The respondent, who was admitted to practice in 1989 and had no prior discipline, received an admonition for his conduct on the condition that he attend a continuing legal education class identified by bar counsel.
The Wisconsin Supreme Court has reinstated an attorney who consented to license revocation in the wake of a federal wire fraud aiding and abetting conviction
Attorney Hurtgen's petition for consensual license revocation stated that he could not successfully defend against pending charges of professional misconduct relating to a conviction, entered following a guilty plea entered in the Federal District Court for the Northern District of Illinois, to one count of aiding and abetting wire fraud in violation of 18 U.S.C. §§ 1343, 1346, and 2, in connection with a long-running federal investigation of corruption in the administration of former Illinois Governor Rod Blagojevich.
The favorable evidence
The referee noted that letters supporting Attorney Hurtgen's petition were filed by numerous persons, including former Wisconsin Governor James E. Doyle, that each writer spoke very highly of Attorney Hurtgen, and that several mentioned their belief that Attorney Hurtgen never acted inappropriately. The referee noted that Attorney Hurtgen currently serves as a managing partner of a private investment company and as an operating director of a Chicago-based investment and merchant bank. At this time, he does not intend to use his law license, if reinstated, to practice as an attorney but instead will use the license in his own business affairs.
Huffpost Chicago reported on the guilty plea. (Mike Frisch)
Common sense also demonstrates the impropriety of Respondent's action. In the process of crafting a clever argument to prove that no conflict existed because the confidential information lost its confidential value, Respondent loses sight of a fundamental test by which these questions ought to be resolved. The Comment to MRPC 1.9 reads, in relevant part: “The underlying question is whether the lawyer was so involved in the matter that the subsequent representation can be justly regarded as a changing of sides in the matter in question.” We are of the opinion that when Respondent filed a suit sounding in contract against a former client, an entity he created, over a business transaction he helped construct by creating the relevant documents now central to the contract suit, he effectively changed sides.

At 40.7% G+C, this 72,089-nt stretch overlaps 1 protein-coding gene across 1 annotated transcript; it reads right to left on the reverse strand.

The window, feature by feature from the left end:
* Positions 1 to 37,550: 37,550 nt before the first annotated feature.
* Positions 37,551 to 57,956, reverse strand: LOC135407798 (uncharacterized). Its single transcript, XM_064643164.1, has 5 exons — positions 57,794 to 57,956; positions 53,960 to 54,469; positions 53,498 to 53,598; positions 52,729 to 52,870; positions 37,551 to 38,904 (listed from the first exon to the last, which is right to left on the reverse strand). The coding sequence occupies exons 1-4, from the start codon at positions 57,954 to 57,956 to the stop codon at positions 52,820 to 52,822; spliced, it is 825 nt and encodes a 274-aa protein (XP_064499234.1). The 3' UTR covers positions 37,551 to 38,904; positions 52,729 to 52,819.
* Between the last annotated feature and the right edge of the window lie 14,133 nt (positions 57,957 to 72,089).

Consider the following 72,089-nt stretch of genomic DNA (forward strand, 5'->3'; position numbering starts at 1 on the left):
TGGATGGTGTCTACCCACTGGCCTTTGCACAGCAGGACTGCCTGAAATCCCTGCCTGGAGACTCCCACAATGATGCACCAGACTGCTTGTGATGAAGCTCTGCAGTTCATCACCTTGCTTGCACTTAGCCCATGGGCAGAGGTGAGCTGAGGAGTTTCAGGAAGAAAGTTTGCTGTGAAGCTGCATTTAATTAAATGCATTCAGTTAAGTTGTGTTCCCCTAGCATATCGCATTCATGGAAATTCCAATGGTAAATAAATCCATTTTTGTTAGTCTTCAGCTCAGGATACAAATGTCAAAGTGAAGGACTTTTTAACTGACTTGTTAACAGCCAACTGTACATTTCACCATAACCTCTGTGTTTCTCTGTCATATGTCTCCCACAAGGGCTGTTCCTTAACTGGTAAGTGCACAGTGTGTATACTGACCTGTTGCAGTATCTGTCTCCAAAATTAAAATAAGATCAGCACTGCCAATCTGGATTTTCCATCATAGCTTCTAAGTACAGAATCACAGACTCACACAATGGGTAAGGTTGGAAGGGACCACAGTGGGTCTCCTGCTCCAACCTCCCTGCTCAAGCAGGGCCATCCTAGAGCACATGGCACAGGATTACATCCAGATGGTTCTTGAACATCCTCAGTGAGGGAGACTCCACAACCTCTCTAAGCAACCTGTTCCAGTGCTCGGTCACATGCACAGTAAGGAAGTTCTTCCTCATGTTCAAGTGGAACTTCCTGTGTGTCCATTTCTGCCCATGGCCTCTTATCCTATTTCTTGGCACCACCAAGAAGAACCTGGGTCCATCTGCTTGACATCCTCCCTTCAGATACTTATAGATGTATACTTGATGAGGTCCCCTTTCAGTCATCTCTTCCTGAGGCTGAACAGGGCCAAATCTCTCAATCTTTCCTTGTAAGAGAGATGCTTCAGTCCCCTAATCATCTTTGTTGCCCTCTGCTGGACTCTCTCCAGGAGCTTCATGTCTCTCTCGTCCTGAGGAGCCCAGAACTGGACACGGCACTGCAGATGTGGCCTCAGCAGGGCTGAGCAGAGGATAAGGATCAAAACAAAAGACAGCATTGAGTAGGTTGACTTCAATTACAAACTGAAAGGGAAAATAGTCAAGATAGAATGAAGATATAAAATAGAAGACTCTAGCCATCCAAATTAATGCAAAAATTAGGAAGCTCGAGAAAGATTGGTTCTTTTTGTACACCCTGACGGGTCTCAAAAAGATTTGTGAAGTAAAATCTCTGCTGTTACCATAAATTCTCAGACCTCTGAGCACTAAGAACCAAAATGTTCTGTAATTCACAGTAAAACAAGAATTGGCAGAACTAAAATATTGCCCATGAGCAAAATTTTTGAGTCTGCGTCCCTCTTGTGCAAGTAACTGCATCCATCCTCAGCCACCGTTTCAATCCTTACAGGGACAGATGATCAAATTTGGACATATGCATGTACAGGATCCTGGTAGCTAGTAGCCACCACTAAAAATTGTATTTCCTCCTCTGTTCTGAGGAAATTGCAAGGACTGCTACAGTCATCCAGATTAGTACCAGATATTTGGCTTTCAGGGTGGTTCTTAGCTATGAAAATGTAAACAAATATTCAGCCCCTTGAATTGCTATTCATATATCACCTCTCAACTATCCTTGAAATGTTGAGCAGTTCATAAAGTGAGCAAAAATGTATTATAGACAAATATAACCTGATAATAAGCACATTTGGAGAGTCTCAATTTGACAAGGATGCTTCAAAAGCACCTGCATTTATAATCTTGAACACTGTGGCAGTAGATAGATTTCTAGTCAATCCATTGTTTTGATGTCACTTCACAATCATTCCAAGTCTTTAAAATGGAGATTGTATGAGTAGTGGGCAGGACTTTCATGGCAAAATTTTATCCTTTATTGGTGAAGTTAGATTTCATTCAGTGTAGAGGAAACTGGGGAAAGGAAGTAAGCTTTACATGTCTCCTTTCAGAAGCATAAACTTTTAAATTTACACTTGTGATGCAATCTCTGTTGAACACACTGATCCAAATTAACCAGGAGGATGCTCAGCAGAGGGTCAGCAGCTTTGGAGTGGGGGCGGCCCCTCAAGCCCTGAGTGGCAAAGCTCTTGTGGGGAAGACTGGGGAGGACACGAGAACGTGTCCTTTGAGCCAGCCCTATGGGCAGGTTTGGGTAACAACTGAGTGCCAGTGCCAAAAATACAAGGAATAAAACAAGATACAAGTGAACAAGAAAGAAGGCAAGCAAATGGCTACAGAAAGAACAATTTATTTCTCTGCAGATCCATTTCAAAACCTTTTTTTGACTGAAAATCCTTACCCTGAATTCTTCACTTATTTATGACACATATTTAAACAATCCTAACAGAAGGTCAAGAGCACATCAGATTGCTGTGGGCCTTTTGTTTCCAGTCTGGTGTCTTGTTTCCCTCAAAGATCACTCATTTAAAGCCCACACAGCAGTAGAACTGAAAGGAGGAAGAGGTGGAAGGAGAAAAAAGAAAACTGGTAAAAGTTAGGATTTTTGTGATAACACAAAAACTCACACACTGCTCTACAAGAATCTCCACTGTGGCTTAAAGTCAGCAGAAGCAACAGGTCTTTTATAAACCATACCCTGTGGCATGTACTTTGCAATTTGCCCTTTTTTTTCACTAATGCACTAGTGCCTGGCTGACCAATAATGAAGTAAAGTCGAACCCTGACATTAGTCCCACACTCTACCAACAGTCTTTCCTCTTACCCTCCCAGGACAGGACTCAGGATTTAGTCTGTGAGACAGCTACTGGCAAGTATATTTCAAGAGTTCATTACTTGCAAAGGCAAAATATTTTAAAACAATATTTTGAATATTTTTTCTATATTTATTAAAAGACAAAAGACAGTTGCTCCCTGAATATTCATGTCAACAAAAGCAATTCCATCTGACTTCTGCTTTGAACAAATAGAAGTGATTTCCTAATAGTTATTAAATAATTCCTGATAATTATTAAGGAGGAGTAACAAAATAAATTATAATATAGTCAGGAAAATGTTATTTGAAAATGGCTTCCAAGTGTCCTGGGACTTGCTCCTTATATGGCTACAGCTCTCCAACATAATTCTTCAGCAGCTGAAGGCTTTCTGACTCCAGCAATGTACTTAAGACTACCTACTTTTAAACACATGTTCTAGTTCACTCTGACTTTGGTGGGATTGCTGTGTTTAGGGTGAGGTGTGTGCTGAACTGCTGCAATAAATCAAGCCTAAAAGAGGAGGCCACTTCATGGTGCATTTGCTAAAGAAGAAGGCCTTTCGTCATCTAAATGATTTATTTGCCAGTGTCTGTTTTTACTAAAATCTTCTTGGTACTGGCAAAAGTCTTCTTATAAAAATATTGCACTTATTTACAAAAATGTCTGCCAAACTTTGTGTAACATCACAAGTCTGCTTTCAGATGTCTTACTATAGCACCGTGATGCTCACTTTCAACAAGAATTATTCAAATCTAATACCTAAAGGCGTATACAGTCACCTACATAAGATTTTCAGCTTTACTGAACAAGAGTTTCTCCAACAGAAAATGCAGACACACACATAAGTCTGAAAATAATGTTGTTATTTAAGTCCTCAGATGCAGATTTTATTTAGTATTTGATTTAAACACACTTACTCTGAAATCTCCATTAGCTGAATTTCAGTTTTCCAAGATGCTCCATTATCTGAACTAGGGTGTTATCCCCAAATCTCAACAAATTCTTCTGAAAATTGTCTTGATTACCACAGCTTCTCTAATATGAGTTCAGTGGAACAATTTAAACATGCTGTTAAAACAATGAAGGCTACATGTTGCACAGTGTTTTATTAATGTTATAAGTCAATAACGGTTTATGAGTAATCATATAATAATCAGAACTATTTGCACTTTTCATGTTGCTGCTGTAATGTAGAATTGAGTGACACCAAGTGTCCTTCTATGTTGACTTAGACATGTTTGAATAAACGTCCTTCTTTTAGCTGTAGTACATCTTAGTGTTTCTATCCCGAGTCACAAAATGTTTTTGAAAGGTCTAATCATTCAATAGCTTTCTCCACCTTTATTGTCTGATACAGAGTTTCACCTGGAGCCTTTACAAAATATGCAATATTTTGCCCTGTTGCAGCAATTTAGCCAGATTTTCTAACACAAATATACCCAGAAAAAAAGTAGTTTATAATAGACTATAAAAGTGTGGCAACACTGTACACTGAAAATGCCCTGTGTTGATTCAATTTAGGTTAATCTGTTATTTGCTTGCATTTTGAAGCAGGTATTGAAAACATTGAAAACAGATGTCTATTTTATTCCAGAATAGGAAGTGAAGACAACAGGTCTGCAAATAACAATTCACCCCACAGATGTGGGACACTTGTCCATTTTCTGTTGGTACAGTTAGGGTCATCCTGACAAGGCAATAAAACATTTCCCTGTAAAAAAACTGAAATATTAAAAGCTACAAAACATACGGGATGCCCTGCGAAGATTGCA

The fact that Respondent joined the side of his former client's former business partner (who he also represented in the disputed transaction) bodes worse, not better, for Respondent. Were we to accept Respondent's position on this question, we would be approving precisely the type of betrayal of confidence and fiduciary duty the Maryland Rules of Professional Conduct are designed to protect. See Hughes v. McDaniel, 202 Md. 626, 633, 98 A.2d 1, 4 (1953) (“[T]he confidential and fiduciary relationship enables an attorney to exercise a very strong influence over his client and often affords him opportunities to obtain undue advantage by availing himself of the client's necessities, credulity and liberality.”). It does not take too vivid an imagination to perceive a situation where an attorney represents two parties who become embroiled in a controversy over a business transaction with one another. Under Respondent's view of what constitutes a conflict of interest, the attorney would be permitted to choose to represent the party he or she, in his or her professional judgment, stood the best chance of prevailing. This type of fair-weather loyalty and former client poaching is forbidden; an attorney may not abandon the duty not to harm a former client when circumstances make it expedient and/or self-serving to do so. As the Comment to MRPC 1.9 says, in pertinent part: “Information acquired by the lawyer in the course of representing a client may not subsequently be used by the lawyer to the disadvantage of the client.”
The court agreed that the conflict had not been waived and that the petitioner had acted dishonestly
The hearing judge found no mitigating circumstances. With 59 years experience as a member of the Maryland Bar, Respondent should have appreciated the extent
Friday, September 18, 2015
The Louisiana Supreme Court has disbarred an attorney for misconduct in several matters.
One notable episode of client counseling
Attorney Jonathan Johnson represented the father in a child custody matter in which respondent represented the mother of the minor child. On April 12, 2012, Mr. Johnson notified respondent that he would be filing an emergency custody petition on behalf of his client based on allegations that respondent’s client was abusing illegal drugs. That afternoon, respondent went to a health store and purchased a product called Ultra Clean, a shampoo advertised as purifying buildup of medication from the hair and commonly used in attempts to avoid a positive hair follicle drug test. After purchasing the shampoo, respondent visited his client at her home.